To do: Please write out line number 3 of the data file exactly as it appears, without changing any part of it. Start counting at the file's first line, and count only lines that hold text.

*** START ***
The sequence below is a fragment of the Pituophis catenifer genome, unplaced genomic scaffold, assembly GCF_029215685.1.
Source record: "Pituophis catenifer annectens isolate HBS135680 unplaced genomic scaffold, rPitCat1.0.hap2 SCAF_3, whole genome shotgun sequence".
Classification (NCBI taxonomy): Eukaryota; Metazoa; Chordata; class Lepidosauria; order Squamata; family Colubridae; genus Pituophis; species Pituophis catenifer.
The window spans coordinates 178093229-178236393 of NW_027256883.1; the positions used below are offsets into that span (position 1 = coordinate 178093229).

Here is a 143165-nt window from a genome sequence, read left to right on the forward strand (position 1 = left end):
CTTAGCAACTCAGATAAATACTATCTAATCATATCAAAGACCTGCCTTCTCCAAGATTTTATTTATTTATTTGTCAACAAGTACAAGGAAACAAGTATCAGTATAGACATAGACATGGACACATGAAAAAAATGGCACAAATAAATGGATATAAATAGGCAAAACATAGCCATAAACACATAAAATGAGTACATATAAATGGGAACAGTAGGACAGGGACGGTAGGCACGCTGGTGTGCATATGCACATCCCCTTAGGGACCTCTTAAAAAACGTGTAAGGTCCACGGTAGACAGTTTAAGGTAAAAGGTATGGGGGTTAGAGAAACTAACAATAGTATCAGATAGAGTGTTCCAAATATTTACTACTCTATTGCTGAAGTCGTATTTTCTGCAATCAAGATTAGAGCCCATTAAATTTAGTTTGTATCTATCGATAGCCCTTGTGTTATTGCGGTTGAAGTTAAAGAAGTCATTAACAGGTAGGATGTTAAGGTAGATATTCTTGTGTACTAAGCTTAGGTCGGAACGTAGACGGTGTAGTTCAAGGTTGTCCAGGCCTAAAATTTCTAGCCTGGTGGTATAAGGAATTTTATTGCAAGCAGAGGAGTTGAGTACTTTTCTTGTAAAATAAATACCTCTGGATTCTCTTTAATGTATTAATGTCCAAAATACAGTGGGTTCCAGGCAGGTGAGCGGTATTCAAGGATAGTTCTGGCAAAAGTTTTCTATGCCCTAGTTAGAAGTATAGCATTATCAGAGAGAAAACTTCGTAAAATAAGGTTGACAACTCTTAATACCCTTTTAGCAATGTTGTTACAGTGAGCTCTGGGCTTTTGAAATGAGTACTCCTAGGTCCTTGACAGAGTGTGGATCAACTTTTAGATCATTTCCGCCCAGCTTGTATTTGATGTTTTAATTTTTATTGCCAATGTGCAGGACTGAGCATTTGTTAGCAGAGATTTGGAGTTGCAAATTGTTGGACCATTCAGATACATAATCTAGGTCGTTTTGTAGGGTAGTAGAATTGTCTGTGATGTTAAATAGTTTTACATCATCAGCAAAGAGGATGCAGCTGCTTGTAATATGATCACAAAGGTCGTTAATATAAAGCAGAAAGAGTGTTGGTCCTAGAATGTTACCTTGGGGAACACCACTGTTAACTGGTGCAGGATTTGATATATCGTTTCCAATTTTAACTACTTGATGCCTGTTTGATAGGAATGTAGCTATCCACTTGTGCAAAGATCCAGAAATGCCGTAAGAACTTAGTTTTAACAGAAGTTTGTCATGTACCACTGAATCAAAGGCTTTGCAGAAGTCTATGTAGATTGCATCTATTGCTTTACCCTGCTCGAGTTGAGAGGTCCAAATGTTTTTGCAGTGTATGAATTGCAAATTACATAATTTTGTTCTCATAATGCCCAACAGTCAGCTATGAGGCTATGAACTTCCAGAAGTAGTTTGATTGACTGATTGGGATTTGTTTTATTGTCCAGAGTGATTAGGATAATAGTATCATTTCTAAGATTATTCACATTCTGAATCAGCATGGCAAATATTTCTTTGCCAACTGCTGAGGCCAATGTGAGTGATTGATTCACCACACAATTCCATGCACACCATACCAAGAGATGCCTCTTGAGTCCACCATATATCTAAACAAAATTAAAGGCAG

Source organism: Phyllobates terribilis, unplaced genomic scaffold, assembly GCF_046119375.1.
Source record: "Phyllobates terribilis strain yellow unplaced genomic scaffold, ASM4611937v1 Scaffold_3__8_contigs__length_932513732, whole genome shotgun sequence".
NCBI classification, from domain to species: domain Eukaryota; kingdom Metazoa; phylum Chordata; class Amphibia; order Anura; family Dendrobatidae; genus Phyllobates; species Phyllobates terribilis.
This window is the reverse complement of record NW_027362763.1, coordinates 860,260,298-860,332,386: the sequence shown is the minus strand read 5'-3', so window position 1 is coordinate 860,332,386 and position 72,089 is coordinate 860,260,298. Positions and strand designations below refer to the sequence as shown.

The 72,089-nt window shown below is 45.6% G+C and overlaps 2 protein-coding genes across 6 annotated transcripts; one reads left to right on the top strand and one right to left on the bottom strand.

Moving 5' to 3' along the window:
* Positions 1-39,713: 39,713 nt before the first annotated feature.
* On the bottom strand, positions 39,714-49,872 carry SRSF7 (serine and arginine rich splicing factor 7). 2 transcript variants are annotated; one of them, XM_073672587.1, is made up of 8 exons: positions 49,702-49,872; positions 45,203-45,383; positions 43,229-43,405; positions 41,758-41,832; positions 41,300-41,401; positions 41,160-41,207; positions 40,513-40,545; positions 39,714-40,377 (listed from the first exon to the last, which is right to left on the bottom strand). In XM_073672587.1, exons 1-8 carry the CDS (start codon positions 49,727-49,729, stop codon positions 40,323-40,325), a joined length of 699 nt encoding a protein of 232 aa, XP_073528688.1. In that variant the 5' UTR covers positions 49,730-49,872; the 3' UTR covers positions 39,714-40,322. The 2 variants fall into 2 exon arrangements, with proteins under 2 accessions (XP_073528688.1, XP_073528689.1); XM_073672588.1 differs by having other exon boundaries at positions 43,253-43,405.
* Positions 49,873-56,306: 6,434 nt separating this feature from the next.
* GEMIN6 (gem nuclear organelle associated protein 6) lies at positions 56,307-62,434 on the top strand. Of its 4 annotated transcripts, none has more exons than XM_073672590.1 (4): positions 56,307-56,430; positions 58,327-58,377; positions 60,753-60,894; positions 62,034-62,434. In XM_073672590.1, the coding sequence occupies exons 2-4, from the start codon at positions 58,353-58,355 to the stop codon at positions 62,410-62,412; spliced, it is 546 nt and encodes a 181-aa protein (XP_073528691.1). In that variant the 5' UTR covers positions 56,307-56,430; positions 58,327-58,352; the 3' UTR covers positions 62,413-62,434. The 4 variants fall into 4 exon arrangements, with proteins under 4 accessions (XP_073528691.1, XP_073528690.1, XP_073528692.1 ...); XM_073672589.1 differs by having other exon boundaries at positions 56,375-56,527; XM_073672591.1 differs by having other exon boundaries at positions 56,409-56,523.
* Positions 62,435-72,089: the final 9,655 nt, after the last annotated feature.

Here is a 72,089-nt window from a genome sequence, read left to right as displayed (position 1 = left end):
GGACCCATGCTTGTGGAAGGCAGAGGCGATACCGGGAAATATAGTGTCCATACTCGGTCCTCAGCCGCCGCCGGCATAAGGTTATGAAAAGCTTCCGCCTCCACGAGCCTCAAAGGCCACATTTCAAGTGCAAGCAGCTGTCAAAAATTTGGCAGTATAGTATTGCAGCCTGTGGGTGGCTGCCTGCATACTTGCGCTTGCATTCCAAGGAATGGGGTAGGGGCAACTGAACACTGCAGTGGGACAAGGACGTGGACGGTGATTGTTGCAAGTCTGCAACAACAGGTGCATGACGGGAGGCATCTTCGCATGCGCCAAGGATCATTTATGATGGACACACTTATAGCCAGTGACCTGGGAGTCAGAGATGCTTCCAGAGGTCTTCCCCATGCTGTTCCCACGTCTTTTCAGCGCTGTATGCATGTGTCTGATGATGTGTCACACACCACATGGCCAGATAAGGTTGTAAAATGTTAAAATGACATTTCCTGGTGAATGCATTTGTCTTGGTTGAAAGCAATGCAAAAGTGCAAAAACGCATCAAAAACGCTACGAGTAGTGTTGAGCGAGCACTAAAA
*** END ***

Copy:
Classification (NCBI taxonomy): Eukaryota; Metazoa; Chordata; class Lepidosauria; order Squamata; family Colubridae; genus Pituophis; species Pituophis catenifer.